4 History Founded in a church basement, Literacy Action is now the oldest, largest, and leading adult basic education nonprofit in the Southeastern United States Founding a Movement The spring of 1968 was a time of strife and change for the United States especially for Atlanta. The death of Rev. Dr. Martin Luther King, Jr. and his funeral here in Atlanta were two extraordinarily emotional events that deeply impacted the community. During the funeral, Central Presbyterian Church, across from the Georgia State Capitol, opened its doors to serve thousands of visitors with housing and meals. This act of hospitality in a time of grief and crisis created pause within the congregation. Church members felt that now was the time for institutions to work to address the needs of the poor and live out Dr. King s vision. Just two months later, on June 12, 1968, Literacy Action was a product of that congregation s reflections. 1970s Adapting a Regional Mission In the early 1970s, volunteers from outside of the church began supporting Literacy Action to teach writing and reading skills; the Junior League of Atlanta was a lead institution in this effort. To this day, the JLA has a role advancing Literacy Action and working towards a more literate Atlanta region. The program grew, and, in 1974, a federal grant called the Right to Read program from the U.S. Department of Education established Literacy Action as one of 23 adult education centers in the United States. In 2013, it is the only surviving community-based organization of that original effort. Jim Radford, who now works on workforce development issues for the Atlanta Regional Commission, was the first program director of Literacy Action s Right to Read Academy. The Right to Read opportunity really expanded Literacy Action s scope into a city- and region-wide organization. With federal support, we opened up six additional sites, some in Southwest and Southeast Atlanta and one in Decatur. Even Mayor Maynard Jackson offered full support to the effort. The City offered us space free-of charge in the West End, Jim recalled. Very quickly, Literacy Action was teaching over 2,000 adults annually. 1980s Creating Literate Communities In the 1980s, Literacy Action experienced exponential growth throughout the Atlanta area, in Georgia, and even in the Southeast. Through relationships with Georgia Tech, Literacy Action piloted distance learning tools in the early 1980s for adult basic education teachers. Concepts, curricula, and competencies of Literacy Action were exported throughout the region. Dr. Ken Breeden, the first commissioner of the Georgia Department of Technical and Adult Education (now called the Technical College System of Georgia), was very familiar with Literacy Action s pioneering work in those days because of his close relationship with Dr. Vernon Crawford. Vernon, retired Chancellor of the University System of Georgia, was Literacy Action s executive director when Ken first came on board with the technical colleges. Vernon and I used to travel the state, at the encouragement of and sometimes with the physical presence of Gov. Joe Frank Harris, recalled Ken. We were convinced that every county in the state needed an organization like a Literacy Action a community effort to address a community problem: low literacy. At the time, in 50% of Georgia s counties, one in four residents did not have basic reading skills. The idea developed and ultimately became the Certified Literate Community Program, now a department of the Technical College System of Georgia. Ken noted, Literacy Action and Dr. Crawford really spurred a holistic approach to Georgia s literacy challenges, and our state even all these years later is better for those efforts.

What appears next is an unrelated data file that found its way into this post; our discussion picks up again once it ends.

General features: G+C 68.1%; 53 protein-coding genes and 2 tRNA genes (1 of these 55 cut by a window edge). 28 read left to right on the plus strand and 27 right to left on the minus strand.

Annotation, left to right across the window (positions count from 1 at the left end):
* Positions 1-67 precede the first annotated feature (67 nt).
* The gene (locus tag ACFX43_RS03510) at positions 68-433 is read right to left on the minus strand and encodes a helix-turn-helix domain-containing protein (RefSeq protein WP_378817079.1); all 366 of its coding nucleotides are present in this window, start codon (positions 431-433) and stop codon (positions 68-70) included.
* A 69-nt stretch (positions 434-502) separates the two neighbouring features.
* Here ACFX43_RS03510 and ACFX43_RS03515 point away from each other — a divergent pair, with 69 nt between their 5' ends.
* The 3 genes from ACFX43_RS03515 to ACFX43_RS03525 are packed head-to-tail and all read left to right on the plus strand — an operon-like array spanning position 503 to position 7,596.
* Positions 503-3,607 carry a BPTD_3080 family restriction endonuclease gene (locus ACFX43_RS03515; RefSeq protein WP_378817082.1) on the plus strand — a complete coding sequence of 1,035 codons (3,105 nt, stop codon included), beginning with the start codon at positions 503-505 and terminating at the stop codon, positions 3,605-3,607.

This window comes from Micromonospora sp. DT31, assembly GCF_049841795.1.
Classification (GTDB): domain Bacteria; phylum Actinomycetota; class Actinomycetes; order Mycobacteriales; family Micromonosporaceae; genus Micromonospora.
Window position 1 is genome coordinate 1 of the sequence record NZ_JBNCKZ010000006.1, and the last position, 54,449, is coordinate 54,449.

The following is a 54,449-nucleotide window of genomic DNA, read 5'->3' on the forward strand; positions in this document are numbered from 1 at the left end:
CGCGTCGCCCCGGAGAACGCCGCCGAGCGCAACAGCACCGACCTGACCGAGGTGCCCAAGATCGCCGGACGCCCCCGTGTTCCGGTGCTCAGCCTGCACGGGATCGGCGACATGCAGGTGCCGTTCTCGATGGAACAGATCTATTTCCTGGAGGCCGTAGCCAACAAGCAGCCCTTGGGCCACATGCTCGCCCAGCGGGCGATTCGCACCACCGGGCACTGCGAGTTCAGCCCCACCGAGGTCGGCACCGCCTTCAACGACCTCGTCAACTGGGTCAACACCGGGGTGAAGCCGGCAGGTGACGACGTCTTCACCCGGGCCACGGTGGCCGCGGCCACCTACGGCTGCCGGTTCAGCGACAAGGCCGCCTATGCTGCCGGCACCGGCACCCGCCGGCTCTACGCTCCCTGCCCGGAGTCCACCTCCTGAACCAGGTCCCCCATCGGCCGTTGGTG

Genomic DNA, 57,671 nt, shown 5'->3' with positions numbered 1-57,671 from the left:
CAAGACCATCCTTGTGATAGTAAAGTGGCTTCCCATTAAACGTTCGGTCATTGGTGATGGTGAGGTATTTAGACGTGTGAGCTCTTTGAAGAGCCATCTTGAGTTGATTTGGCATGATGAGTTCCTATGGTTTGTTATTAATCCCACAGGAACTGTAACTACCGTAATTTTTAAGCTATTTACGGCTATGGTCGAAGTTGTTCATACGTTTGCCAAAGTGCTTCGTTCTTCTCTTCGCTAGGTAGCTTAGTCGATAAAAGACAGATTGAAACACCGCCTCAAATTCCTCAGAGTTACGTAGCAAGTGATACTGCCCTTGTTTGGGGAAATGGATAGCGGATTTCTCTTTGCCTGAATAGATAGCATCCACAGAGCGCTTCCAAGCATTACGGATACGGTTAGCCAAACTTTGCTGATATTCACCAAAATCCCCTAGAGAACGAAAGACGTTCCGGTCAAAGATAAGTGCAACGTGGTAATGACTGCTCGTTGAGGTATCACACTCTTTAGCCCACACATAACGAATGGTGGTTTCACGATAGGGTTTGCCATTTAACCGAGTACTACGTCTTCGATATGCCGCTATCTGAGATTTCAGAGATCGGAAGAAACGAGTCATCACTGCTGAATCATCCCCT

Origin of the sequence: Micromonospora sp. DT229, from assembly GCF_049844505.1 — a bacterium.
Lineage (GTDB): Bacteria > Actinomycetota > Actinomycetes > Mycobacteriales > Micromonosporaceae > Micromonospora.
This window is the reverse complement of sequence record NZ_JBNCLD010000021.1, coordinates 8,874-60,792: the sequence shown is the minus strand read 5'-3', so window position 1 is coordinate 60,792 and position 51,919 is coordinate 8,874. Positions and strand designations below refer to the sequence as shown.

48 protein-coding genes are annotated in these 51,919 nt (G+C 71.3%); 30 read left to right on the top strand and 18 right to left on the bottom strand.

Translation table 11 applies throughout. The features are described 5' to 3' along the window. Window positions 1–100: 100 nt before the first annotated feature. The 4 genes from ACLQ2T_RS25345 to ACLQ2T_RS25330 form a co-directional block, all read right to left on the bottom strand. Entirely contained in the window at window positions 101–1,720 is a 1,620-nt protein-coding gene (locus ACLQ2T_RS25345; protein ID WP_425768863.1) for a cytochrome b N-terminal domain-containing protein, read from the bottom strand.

5 History ~ page s Developing the Workforce We were new in Atlanta and I found Literacy Action, Carol Bartlett remembers. I had taught English before, but the training from Literacy Action was phenomenal. We had wonderful students, says Bartlett; I always thought they were so brave to say publically that they couldn t read. Carol was impressed by the sheer number of adults willing to come forward and ask for help with something as private and personal as having difficulty with literacy. One student said that before coming to Literacy Action, her teachers would say things like I got mine, you get yours, and pass them on to the next teacher without helping them grow. I found out quickly that multiple students shared this neglect from public schools when they started in my classroom they were already discouraged, so we had to build them up from the beginning. Around the time I was there when we were housed in the Rich s downtown we were focused on workplace literacy, so we had the exciting challenge of moving our programming into the workplace along with technical vocabulary and practical applications for students. Looking back, Carol says she loved it. She worked with employees at several agencies, universities, and manufacturing plants. At Literacy Action, we were taught how to be effective teachers and how to help students meet their goals. Our work was so essential. Today, the work becomes more and more critical, especially in a digital age where literacy transcends written and oral communication. We all need more people willing to stand behind the efforts of Literacy Action, not just for its students, but for the impact their education has on all of Atlanta. 2000s Integrating Technology At the turn of the millennium, the increasing use of technology in all aspects of society affected Literacy Action s teaching methods. Thanks to the generosity of major corporations like IBM and UPS the organization outfitted its classrooms with appropriate technology and furnished computer labs for students. Computer classes became a core aspect of the curriculum. Former Literacy Action trustee, Norman Carmichael, always had a passion for education; his father, a junior high principal in Montgomery, Alabama, instilled the importance of education in Norm at a young age. Even as his career took a different trajectory into accounting he always stayed connected to educational causes. Evern Cooper Epps, then-president of the UPS Foundation, got me involved in Literacy Action. UPS has always been a strong supporter of education and literacy. I was particularly drawn to the intergenerational nature of the work that most students were heads of the household, said Norm. We began to see a shift in the age of our student population; more and more young people individuals who had dropped out of school but were quickly returning to get academic credentials they were flooding our programs in those years. With increasing need and a tough economy, finances suffered. As a board, we had some challenging years in the 2000s; corporate funding decreased substantially due to the economy. We worked hard to keep revenues up, but ultimately we had to do more with less, and the staff experienced cuts in hours and salary to make the program continue to serve the massive need we were experiencing. Beloved, long-time director, Mattie Eley, retired in 2006; her replacement was Emily Ellison, co-founder of the Atlanta Girls School. In 2007, Literacy Action moved from 101 Marietta Street, NW, to the Robert W. Woodruff Volunteer Service Center at 100 Edgewood Avenue, NE.